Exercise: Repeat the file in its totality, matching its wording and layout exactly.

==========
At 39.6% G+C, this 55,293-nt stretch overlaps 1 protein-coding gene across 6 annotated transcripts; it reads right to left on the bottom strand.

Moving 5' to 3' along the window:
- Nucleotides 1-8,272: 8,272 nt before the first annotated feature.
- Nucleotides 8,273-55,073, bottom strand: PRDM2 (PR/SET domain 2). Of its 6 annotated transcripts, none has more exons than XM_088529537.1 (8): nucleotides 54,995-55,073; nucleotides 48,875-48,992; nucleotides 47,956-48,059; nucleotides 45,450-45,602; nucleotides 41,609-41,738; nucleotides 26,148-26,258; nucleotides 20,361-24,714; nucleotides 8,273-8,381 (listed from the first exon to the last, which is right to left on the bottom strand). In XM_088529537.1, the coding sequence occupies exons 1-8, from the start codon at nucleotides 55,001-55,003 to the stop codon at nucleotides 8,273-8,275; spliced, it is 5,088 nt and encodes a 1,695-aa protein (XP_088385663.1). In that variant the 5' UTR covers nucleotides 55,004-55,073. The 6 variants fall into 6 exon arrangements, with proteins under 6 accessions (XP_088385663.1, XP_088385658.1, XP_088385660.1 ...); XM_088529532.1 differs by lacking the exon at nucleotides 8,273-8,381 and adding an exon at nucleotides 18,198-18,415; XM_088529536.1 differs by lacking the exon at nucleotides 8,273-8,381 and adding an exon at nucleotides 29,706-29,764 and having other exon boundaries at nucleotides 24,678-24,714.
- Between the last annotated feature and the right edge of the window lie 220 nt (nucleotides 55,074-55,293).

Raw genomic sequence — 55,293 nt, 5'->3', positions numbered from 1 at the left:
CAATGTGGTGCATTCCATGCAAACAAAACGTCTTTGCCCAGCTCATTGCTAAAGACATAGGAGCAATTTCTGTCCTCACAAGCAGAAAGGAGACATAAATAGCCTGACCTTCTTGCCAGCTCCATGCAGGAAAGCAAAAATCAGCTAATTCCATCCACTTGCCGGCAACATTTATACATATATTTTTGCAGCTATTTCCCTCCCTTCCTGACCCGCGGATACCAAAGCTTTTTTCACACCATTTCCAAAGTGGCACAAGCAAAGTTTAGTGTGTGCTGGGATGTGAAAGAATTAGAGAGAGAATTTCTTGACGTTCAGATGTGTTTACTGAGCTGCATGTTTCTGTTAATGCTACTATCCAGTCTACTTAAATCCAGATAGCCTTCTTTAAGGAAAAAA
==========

At 39.6% G+C, this 55,293-nt stretch overlaps 1 protein-coding gene across 6 annotated transcripts; it reads right to left on the bottom strand.

Moving 5' to 3' along the window:
- Nucleotides 1-8,272: 8,272 nt before the first annotated feature.
- Nucleotides 8,273-55,073, bottom strand: PRDM2 (PR/SET domain 2). Of its 6 annotated transcripts, none has more exons than XM_088529537.1 (8): nucleotides 54,995-55,073; nucleotides 48,875-48,992; nucleotides 47,956-48,059; nucleotides 45,450-45,602; nucleotides 41,609-41,738; nucleotides 26,148-26,258; nucleotides 20,361-24,714; nucleotides 8,273-8,381 (listed from the first exon to the last, which is right to left on the bottom strand). In XM_088529537.1, the coding sequence occupies exons 1-8, from the start codon at nucleotides 55,001-55,003 to the stop codon at nucleotides 8,273-8,275; spliced, it is 5,088 nt and encodes a 1,695-aa protein (XP_088385663.1). In that variant the 5' UTR covers nucleotides 55,004-55,073. The 6 variants fall into 6 exon arrangements, with proteins under 6 accessions (XP_088385663.1, XP_088385658.1, XP_088385660.1 ...); XM_088529532.1 differs by lacking the exon at nucleotides 8,273-8,381 and adding an exon at nucleotides 18,198-18,415; XM_088529536.1 differs by lacking the exon at nucleotides 8,273-8,381 and adding an exon at nucleotides 29,706-29,764 and having other exon boundaries at nucleotides 24,678-24,714.
- Between the last annotated feature and the right edge of the window lie 220 nt (nucleotides 55,074-55,293).

Raw genomic sequence — 55,293 nt, 5'->3', positions numbered from 1 at the left:
CAATGTGGTGCATTCCATGCAAACAAAACGTCTTTGCCCAGCTCATTGCTAAAGACATAGGAGCAATTTCTGTCCTCACAAGCAGAAAGGAGACATAAATAGCCTGACCTTCTTGCCAGCTCCATGCAGGAAAGCAAAAATCAGCTAATTCCATCCACTTGCCGGCAACATTTATACATATATTTTTGCAGCTATTTCCCTCCCTTCCTGACCCGCGGATACCAAAGCTTTTTTCACACCATTTCCAAAGTGGCACAAGCAAAGTTTAGTGTGTGCTGGGATGTGAAAGAATTAGAGAGAGAATTTCTTGACGTTCAGATGTGTTTACTGAGCTGCATGTTTCTGTTAATGCTACTATCCAGTCTACTTAAATCCAGATAGCCTTCTTTAAGGAAAAAA